There has been a long debate over the virtues of vitamin C as a cure for the common cold. In 1970, US biochemist and Nobel prize winner Linus Pauling wrote a revolutionary book called Vitamin C and the Common Cold, in which he claimed that large doses could decrease the severity of a cold. More recent US research reviewed 38 studies on the use of vitamin C – 37 of these indicated that vitamin C users suffered fewer colds; their colds were of a shorter duration; and their symptoms were less severe. Research into large doses of vitamin C has generally shown a beneficial effect on the immune system (seek expert advice about dosages). Good food sources of vitamin C include broccoli, watercress, peppers, kiwi fruit, strawberries and citrus fruit.

Vitamin A is another important protector against infection; cod liver oil is a rich source of this vitamin, and a traditional preventative for infections (seek expert advice about appropriate dosages). Food sources include liver (although this should be avoided during pregnancy), sweet potatoes, full-fat dairy products, eggs, squash, watercress, mangoes and apricots.

The British Common Cold Research Unit, during its 40-year search for a cure, reported that the mineral, when taken in large quantities as a lozenge, may help to shorten the duration of a cold (seek expert advice about appropriate dosages). Merely eating zinc-rich foods does not have the same effect. Zinc may be included in some over-the-counter remedies for colds.


Regular daily bowel movements are important for the health of the digestive system; they reduce the risk of large-bowel disease, particularly cancer of the colon. Constipation – irregular bowel movements and the difficult passage of stools – is usually caused by insufficient fibre in the diet. It can also be caused by the over-consumption of drugs such as painkillers, iron supplements and laxatives.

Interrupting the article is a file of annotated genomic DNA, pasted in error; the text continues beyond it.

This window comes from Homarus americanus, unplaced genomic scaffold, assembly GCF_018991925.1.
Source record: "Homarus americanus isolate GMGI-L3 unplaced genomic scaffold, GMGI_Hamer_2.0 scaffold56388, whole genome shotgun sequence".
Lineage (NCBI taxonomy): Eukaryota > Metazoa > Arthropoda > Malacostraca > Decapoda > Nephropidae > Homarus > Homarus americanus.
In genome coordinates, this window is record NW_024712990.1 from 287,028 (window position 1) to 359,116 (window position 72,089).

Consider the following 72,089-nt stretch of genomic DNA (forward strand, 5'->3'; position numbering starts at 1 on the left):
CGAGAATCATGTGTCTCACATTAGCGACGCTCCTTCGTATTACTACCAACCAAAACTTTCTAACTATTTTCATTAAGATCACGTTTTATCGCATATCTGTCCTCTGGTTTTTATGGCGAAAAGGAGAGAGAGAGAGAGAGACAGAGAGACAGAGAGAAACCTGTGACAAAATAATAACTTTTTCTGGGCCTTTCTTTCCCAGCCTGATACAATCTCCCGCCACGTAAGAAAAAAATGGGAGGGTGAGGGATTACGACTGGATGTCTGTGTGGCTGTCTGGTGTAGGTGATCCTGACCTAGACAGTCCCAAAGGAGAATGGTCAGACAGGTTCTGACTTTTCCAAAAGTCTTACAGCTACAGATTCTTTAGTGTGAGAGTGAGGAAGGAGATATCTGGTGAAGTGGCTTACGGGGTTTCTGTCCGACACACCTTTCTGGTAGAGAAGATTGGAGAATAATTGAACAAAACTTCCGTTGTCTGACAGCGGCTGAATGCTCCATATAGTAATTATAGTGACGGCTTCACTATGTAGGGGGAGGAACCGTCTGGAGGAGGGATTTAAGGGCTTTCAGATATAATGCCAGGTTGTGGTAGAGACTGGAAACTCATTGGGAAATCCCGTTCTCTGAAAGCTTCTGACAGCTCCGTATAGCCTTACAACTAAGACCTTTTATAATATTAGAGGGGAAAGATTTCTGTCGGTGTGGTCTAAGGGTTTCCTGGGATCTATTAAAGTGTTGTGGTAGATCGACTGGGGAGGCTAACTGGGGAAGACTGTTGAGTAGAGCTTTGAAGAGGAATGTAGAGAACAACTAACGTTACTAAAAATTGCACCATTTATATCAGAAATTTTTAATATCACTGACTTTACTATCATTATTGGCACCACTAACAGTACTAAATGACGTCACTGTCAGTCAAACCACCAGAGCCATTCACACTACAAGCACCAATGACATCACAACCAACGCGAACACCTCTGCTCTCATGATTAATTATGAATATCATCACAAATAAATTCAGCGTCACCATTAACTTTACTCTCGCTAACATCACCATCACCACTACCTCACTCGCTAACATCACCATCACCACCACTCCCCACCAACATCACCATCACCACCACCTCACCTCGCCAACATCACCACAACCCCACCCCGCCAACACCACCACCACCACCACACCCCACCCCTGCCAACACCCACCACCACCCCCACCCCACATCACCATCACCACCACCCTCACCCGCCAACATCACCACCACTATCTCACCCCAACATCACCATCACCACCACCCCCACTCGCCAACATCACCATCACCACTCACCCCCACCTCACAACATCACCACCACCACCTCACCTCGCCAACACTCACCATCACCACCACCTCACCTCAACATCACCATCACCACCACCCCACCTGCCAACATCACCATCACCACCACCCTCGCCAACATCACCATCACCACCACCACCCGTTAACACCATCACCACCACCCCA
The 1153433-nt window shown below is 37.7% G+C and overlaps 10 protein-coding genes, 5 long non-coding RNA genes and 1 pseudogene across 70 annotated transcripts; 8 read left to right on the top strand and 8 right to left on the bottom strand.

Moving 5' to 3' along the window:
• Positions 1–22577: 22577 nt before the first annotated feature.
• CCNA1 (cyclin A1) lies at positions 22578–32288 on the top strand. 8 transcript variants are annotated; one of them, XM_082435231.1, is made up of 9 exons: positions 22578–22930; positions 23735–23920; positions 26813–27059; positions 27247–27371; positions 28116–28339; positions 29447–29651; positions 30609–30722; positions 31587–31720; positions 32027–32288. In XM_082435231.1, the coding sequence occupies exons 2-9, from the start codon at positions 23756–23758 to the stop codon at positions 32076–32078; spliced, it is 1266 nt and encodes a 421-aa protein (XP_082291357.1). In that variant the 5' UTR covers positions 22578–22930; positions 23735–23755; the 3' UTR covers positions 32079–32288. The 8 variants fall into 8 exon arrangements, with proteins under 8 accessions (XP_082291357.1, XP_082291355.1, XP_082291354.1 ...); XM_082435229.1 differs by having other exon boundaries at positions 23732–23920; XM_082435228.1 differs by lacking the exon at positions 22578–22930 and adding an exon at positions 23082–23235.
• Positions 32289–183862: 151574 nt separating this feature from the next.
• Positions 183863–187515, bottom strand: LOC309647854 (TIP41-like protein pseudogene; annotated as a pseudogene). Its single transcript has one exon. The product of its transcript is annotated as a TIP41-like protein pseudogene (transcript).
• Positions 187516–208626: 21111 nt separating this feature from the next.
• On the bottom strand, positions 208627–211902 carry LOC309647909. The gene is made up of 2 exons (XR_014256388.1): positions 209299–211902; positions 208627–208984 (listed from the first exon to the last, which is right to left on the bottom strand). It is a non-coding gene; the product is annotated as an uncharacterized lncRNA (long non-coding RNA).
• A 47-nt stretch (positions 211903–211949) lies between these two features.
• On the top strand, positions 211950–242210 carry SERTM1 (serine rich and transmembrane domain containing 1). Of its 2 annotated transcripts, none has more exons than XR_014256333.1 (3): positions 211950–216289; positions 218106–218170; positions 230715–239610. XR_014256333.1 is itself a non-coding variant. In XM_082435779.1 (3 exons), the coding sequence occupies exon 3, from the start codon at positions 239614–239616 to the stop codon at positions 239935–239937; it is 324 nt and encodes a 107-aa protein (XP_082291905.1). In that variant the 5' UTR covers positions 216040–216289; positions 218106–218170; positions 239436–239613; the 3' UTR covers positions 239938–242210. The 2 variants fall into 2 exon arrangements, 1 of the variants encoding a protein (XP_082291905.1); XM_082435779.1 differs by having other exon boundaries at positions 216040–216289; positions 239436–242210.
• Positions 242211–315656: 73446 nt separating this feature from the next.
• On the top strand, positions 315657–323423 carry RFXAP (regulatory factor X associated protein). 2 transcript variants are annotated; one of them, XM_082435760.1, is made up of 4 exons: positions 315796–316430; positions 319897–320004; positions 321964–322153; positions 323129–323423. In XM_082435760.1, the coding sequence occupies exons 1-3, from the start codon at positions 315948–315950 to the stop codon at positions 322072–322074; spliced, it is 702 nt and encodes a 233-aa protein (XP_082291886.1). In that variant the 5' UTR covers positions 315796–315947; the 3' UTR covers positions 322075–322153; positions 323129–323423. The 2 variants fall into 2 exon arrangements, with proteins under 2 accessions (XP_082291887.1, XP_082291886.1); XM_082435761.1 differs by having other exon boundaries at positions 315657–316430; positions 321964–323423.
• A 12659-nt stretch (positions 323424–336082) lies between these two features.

Dietary therapy

A diet high in both soluble and insoluble fibre, found naturally in whole grains, fruit and vegetables, helps the formation of soft stools that can be passed both easily and quickly from the body. Insoluble fibre acts like a sponge, absorbing large quantities of water, adding bulk to waste matter, and hurrying it through the system. Constipation sufferers can benefit from increasing their intake of insoluble fibre, found in whole-grain varieties of starchy foods such as wholemeal bread and brown rice, muesli, and dried fruit such as prunes and figs.

Although bran is an excellent source of insoluble fibre, health experts no longer recommend sprinkling raw bran over food because it reduces the absorption of essential minerals and can be too harsh on the bowel – even causing irritable bowel syndrome. Soluble fibre dissolves in water to form a gel that helps to keep the stools soft; it also has the effect of ‘slow-releasing’ the carbohydrates digested, providing a more sustained supply of energy. Foods that are high in soluble fibre include fruit and vegetables, oats, pulses, nuts and seeds.

The introduction of more fibre to the diet should always be gradual. It is not uncommon to experience symptoms such as bloating and flatulence while the body takes time to adjust. It is important to drink plenty of water – at least two litres (3-½ pints) a day, preferably between meals. In addition to dietary measures, regular physical activity helps to stimulate bowel movements.